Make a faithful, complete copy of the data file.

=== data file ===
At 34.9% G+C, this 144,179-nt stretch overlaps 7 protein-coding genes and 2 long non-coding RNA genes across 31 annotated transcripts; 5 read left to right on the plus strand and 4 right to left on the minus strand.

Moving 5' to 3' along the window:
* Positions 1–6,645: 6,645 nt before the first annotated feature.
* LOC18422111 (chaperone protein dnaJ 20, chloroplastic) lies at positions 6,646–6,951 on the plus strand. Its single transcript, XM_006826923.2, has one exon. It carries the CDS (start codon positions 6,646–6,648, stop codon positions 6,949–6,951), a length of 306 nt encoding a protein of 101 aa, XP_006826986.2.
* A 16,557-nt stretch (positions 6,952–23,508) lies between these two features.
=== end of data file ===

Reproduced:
At 34.9% G+C, this 144,179-nt stretch overlaps 7 protein-coding genes and 2 long non-coding RNA genes across 31 annotated transcripts; 5 read left to right on the plus strand and 4 right to left on the minus strand.

Moving 5' to 3' along the window:
* Positions 1–6,645: 6,645 nt before the first annotated feature.
* LOC18422111 (chaperone protein dnaJ 20, chloroplastic) lies at positions 6,646–6,951 on the plus strand. Its single transcript, XM_006826923.2, has one exon. It carries the CDS (start codon positions 6,646–6,648, stop codon positions 6,949–6,951), a length of 306 nt encoding a protein of 101 aa, XP_006826986.2.
* A 16,557-nt stretch (positions 6,952–23,508) lies between these two features.